Human figures, objects, and landscape in Im’s paintings are not arranged according to the conventions of paintings, but rather the order the artist recognized when he first saw the original news photographs. His work process includes contemplating on the forms of the news images he discovers on the Internet and recomposing them according to their essential meanings. He chooses the photographs with a critical character, but leaves a room for diverse interpretations of the political or cultural issues through his ambiguous gray images. Since creating his early pieces, Im has been dropping pigments directly onto the canvas. His primary media are automotive paints on aluminum panels, but he also has been using acrylic, oil, and latex. His works are blurred as if those are seen through a window on a rainy day, but we are able to identify the general background situation of the images. These scenes are more of fragmented images of life rather than narratives, and thus remind us of the memories that have been imprinted on our inner world.
His images that imply historical events and scars are similar to the selective information stored to remember. Human brains effectively combine or divide images to process the countless visual information encountered in life. If one considers that the memories stored in such way trigger further thoughts, it seems natural to say that Im’s paintings provide us with the visual and historical food for thought. A French historian Pierre Nora showed that a specific object can become a metaphor for memory, through the concept of “lieux de memoire” (sites of memory) that refers to the surplus of memories we cannot help but keep. According to Nora, the sites of memory include both the concrete and the abstract. In an attempt to rediscover the past using present memory, Im’s reconstructed photographic images may open up another perspective on the past.
Societal events that can be inferred from the titles of Im’s works are composed of the seemingly inharmonious background and subject matter. For instance, A Feast of Flowers in Full Bloom in Afghanistan presents colossal flowers in highly ornate colors in front of an achromatic architectural structure. Such dramatic juxtaposition, in terms of space and content, is often adopted in his work. In his recent Way of Maternal Love, a mother and a child walk in a forward direction, toward a pavilion in the middle of the sea. What is unique is that the path they take is not a road on land but on the sea. As if making a pathway for memories, water in this painting bridges the past and the present and tradition and modernity. The artist also addresses the themes of right and wrong and sin and innocence. In his large-scale work I Do Not Believe in Redemption painted in 2011, the scene of the two figures chasing a lamb is dynamically portrayed. However, it is difficult to judge if they are trying to capture the lamb to sacrifice it for their atonement or to deny atonement.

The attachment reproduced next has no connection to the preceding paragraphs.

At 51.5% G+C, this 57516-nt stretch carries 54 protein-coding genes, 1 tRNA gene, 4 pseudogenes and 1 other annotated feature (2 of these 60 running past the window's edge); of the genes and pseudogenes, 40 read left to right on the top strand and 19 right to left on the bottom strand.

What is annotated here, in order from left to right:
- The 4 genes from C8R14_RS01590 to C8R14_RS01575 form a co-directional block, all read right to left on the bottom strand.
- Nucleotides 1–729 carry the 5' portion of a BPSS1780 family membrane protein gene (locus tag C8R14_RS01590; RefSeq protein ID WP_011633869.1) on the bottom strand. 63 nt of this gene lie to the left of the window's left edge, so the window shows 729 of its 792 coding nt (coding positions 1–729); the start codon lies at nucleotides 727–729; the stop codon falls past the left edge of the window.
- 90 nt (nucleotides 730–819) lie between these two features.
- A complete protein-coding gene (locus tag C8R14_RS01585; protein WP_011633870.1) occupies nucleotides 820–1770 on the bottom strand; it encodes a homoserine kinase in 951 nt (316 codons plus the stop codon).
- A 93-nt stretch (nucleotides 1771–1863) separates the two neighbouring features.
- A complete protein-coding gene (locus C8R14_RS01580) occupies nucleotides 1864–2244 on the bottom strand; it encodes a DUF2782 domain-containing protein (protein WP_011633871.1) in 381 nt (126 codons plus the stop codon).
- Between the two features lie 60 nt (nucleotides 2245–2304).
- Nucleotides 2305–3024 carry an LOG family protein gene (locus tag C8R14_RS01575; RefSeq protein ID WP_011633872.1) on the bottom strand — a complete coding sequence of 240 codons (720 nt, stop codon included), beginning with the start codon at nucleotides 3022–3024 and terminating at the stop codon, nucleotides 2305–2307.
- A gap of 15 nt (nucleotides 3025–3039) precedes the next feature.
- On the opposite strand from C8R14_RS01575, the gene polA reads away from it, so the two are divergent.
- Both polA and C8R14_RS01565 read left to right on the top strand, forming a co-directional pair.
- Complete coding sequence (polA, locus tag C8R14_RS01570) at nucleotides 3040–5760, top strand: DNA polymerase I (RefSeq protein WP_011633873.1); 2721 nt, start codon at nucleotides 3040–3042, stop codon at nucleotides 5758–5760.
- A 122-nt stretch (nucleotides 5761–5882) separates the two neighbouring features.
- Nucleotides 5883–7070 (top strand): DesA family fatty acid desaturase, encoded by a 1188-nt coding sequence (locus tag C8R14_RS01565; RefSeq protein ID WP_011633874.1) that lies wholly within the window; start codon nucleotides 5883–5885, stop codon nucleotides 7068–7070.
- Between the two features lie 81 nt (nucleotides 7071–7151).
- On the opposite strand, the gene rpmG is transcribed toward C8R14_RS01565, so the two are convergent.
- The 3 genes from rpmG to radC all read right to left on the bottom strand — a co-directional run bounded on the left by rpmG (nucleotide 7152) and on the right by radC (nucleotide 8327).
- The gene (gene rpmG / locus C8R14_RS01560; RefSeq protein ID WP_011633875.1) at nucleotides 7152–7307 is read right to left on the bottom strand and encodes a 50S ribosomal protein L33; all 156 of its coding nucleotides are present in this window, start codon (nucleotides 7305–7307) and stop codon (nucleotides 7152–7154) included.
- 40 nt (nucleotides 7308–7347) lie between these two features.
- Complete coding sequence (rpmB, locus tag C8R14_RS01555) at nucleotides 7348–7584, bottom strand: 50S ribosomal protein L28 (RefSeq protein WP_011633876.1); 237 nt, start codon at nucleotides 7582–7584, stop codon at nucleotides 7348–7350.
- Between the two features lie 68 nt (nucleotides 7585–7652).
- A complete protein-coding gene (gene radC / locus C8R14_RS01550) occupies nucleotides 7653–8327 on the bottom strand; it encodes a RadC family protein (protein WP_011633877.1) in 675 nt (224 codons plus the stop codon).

Without any narrative, his recent works also address the themes pertaining to the right and wrong. The two pieces titled Role Playing illustrate several policemen inflicting violence on a man. While these pictures do not explicitly indicate specific background information such as location or societal situation, the only evident fact is that the violence is taking place. Im’s paintings make us realize that our freedom of thought and conscience might be violated even in a modern society. Also, he allows us to contemplate on whether the suppression under law can ever, or in which cases, be justifiable. Im’s paintings that are based on the actual events help us to view the world through flexible and various approaches by intentionally recomposing and obscuring images. Although his works are vague scenes that allow a flexible thinking and diverse interpretations, the images themselves are highly intense. Just as more varied and unbelievable contents can be found in reality than fiction, Im’s works will continue to bring about diverse and complicated questions and ideas to their viewers.
Liz Kwon, Curator